Trump holding a bible

Courtesy of C-SPAN

Back in the day, W started off the morning with a quick round-up of links to that day’s fashion- and culture-related news. Times have changed; in the week since a white police officer named Derek Chauvin killed an unarmed black man named George Floyd, protests have erupted across the country, which seems to devolve more into a police state by the day. Now, more than ever, it’s important to stay up to date, which is why we’re reviving “Chic in Review” as the slightly more radical “Read & Resist.” Here are the stories, videos, and tweets we’re hoping you don’t miss this Tuesday:

“‘An Abuse of Sacred Symbols’: Trump, a Bible, and a Sanctuary” 

As Trump described himself as an “ally of peaceful protesters” in the Rose Garden on Monday, reporters could hear police attacking peaceful protesters with riot shields, tear gas, batons, and rubber bullets. “The production, it turned out,” Evan Osnos writes, “had only just began.”

“Can President Trump Really Order Troops Into American Cities?”

“The governors of California, Illinois, and Michigan have all made it clear that they will not seek the involvement of federal troops in their efforts to handle disturbances in their states,” Jeffrey Toobin writes. “But that’s not the end of the story.”

“The Revolution Will Not Be Branded” 

“This weekend, as protests against police brutality triggered disproportionate responses from law enforcement that only seemed to prove the point of the movement, the platitudinous word soup deployed from various brands online felt even more at odds with reality than usual,” E. Alex Jung writes in this overview of how brands have coopted the language of social justice. 

“How Did #BlackOutTuesday Get So Wrong So Fast?”

A complete timeline by Zoe Haylock. 

Related Videos

“The Virgil Abloh Backlash”

Another timeline, by Vanessa Friedman and Elizabeth Paton, of how the Louis Vuitton and Off-White designer’s now infamous screenshot lead to an outpouring of outrage and memes

“Why Violent Protests Work” 

 “The reality is that—objectively examining protests—violent protest has a positive impact on political and policy change. Nonviolent protest brings awareness to an issue; violent protest brings urgency to an issue,” Daniel Q. Gillion, an expert on civil rights protests, tells Laura Bassett in GQ. “It forces individuals to pay attention to these important discussions of race relations, but also prompts the international community to join in and say, “Hey, there’s something wrong there.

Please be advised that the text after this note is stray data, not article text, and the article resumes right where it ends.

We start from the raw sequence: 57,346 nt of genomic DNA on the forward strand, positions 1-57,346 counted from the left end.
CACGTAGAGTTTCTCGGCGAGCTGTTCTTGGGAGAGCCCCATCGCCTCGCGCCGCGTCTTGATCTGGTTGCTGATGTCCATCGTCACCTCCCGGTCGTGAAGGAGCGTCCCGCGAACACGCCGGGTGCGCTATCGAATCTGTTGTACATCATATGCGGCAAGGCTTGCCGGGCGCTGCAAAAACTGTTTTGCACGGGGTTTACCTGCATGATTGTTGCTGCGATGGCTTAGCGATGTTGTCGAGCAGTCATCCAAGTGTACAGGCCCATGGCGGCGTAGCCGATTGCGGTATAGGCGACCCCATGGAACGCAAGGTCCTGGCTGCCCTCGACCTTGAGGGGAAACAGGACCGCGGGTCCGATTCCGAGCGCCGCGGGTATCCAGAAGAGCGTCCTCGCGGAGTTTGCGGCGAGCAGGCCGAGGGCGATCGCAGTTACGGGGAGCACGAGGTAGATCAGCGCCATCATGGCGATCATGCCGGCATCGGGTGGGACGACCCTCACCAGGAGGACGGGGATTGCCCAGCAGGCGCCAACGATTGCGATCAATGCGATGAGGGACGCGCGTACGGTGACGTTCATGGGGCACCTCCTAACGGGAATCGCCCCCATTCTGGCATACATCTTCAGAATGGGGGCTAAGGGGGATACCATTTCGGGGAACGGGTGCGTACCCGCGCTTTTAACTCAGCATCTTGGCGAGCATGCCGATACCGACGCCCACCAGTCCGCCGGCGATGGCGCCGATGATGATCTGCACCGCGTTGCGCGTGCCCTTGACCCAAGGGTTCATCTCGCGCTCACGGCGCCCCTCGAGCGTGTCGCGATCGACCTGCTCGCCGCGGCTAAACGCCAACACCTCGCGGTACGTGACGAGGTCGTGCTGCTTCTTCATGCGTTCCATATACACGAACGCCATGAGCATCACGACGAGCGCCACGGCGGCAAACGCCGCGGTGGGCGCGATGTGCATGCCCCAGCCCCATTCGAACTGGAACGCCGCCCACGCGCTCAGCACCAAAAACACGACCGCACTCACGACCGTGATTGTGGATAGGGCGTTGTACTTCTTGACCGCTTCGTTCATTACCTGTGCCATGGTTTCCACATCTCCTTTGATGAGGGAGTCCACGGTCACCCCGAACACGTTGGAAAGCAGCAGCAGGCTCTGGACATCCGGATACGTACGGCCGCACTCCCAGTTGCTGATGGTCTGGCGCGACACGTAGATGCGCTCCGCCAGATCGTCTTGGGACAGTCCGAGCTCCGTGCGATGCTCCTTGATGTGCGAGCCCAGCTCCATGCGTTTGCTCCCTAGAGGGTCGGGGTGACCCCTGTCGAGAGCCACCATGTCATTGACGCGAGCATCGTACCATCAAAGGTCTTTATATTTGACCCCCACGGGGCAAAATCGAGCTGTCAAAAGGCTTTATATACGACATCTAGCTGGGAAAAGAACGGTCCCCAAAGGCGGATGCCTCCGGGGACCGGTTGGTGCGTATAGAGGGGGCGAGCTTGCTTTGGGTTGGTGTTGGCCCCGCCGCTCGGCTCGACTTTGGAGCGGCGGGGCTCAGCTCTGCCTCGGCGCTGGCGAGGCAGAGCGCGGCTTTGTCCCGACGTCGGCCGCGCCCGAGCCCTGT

“After Another Night of Looting, Cuomo Tells De Blasio and NYPD to ‘Do Your Job’”

On Monday, Elizabeth Kimand and Gwynne Hogan report, officers on the New York City-wide police scanner responded to protesters with comments such as “shoot those motherfuckers” and “run them over.” 

“This Is How Much Major Cities Spend on Police Versus Everything Else” 

The Los Angeles city budget devotes $3.14 billion of its total $10.5 billion to the police. And yet, Luke Darby writes, “there’s little evidence, if any, to suggest that more policy actually correlates to fewer crimes.” 

“Don’t Let Cops Join Our Protests” 

“Today, it would be absurd if ICE agents led a Cinco de Mayo parade, or if CIA agents wished Eid Mubarak to Muslims after Ramadan,” Derecka Purnell writes. “Why? Because those agencies are responsible for the surveillance, imprisonment, and death of people in those communities. The absurdity is not simply about whether individual bad people work in those careers, but rather—as one of my favorite rappers, J. Cole, explained—the job is bad.” 

“The Protesters Are Dressed As Their Unique Selves—and That’s Part of Their Power”

“There’s no cohesion in the look of the marching multitudes, which is part of the deep resonance in those images,” Robin Givhan writes. “Humanity is arrayed in its countless forms. No one is costumed to play the game of respectability politics because the people who have for so long defined the rules of engagement have voided the terms.”

Newsreel

Food For Thought

Related: Justice for George Floyd: What to Read and What You Can Do